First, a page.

9. The woofers being Peerless explains why I didn't recognise them (not British). I think a lot of people made their own versions of the KEF B110. It is also interesting that the ones you worked on had the big Audax tweeter and the 6moons review ones had the 1" dome Seas tweeter. The Seas units are very good tweeters and were used in a number of commercial speakers one example being the Boston Acoustics A200. Those tweeters do sound nice. I know because I have a pair. Mine are currently sitting on the shelf but I have plans for them.
  10. Kent, take a look at this: https://audiokarma.org/forums/index.php?threads/european-holophone-systems-soprano.915874/
  11. In actual use there isn't much if any difference between the black frame and the silver however I did measure a difference in resonant frequency between them. The black ones have a significantly lower Fs. Neither type has much of a peak at resonance and the crossover is so broad it just doesn't seem to make much difference. The black ones came in the earlier 17's. The change was I believe in late 1969.
  12. Having a quick look at the specs for the Ditton 44's, if you're happy with the Arcam's performance, you should be equally as happy when using it with the IMF's. I would normally say that something with more like 100W per channel would be appropriate but it totally depends on your listening levels and choice of program. It might behoove you to consider recapping both of them as they are older. Also trying to judge whether the Arcam is working well with the IMF's isn't valid if the capacitors in the IMF's are bad.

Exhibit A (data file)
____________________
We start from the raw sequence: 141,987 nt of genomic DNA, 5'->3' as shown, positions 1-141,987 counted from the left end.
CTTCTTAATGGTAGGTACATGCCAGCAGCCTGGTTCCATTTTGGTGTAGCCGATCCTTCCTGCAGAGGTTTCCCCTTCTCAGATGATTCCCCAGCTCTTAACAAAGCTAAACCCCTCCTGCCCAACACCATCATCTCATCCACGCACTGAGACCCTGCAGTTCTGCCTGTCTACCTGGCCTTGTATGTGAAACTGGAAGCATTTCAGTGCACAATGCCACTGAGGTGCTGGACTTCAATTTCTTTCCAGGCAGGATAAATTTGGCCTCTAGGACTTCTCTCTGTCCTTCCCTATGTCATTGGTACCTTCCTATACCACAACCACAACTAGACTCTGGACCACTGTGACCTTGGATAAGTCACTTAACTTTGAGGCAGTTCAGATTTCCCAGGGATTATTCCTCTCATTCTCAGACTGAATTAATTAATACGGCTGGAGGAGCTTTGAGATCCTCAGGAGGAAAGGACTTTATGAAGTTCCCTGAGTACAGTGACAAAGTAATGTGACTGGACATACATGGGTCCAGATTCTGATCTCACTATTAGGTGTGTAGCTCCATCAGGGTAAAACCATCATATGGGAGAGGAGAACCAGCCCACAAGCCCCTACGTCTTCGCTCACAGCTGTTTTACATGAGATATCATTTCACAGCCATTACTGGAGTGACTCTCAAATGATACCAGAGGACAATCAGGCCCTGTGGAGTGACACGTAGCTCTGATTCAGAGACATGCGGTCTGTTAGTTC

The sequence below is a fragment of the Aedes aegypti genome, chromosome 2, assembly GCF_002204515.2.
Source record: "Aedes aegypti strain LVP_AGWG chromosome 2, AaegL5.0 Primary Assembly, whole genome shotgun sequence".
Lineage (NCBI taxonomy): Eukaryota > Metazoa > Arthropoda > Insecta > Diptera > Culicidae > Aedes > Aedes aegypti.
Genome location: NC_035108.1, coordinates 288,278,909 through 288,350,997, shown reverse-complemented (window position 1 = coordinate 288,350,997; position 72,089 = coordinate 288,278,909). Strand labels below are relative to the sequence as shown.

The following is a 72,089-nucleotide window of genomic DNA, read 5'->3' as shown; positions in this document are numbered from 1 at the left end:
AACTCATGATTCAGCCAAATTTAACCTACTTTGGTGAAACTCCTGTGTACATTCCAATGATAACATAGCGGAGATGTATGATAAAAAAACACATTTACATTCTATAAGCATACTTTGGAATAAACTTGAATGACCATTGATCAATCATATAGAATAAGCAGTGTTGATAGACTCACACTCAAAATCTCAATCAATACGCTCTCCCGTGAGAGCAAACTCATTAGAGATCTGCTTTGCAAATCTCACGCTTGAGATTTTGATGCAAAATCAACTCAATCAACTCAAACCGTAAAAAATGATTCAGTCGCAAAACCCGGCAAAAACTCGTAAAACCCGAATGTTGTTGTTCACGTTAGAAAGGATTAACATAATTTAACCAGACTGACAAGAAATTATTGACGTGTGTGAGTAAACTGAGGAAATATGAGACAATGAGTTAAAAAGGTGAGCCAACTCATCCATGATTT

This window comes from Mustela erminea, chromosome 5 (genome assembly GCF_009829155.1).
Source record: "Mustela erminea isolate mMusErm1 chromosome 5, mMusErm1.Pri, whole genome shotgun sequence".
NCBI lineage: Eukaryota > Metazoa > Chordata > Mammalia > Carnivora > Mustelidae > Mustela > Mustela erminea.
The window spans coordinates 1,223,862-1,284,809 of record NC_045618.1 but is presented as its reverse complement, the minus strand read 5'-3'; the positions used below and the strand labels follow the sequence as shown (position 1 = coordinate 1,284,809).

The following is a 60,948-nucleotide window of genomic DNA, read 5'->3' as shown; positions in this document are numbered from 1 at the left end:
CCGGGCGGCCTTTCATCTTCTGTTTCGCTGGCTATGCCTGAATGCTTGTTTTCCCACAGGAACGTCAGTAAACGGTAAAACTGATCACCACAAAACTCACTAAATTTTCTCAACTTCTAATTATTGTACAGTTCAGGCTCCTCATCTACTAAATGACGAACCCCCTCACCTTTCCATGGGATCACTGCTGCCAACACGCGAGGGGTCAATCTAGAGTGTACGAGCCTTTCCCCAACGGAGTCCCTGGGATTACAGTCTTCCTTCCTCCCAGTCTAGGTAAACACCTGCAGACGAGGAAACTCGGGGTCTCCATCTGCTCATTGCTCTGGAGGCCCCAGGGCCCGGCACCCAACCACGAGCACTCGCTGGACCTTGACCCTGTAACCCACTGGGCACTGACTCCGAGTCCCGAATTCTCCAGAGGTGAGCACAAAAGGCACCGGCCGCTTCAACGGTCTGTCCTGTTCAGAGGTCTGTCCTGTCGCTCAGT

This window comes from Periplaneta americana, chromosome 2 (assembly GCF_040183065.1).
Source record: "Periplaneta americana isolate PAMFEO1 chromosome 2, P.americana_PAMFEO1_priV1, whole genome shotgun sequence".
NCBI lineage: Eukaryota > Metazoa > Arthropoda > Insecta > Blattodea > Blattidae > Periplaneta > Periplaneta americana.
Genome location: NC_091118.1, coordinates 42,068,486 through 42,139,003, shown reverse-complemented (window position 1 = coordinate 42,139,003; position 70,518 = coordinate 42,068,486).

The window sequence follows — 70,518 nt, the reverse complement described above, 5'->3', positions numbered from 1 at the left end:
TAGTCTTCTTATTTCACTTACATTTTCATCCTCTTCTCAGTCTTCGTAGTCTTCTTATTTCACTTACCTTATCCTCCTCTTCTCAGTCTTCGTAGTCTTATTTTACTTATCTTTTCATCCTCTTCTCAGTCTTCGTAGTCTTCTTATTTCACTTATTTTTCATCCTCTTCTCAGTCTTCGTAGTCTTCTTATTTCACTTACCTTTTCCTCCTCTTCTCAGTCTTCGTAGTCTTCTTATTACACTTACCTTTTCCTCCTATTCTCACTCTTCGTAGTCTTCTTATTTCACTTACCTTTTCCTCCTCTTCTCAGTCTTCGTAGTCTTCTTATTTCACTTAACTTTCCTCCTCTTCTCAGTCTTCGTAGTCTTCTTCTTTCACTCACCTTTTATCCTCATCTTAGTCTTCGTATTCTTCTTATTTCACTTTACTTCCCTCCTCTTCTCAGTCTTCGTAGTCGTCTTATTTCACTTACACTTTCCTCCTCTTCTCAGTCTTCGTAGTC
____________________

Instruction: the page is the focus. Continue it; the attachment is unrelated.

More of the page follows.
13. Hi Larry, Rectilinear III's are very different from most speakers. The main driver is the midrange. The 4 tweeters and Flex-Air woofer just fill in the very top and bottom . This way of designing a system require a really good, really wide range mid-range so Jon Dahquist used a full range driver. No crossover, no phasing issues just a bit of help on the top and bottom. Spendor did the same thing in their classic series 3 ways.
  14. I just meant expensive in relation to an older Sansui driver. If IvanB loves them it's worth it. I've only ever heard good things about Millersound and the prices mentioned are very good.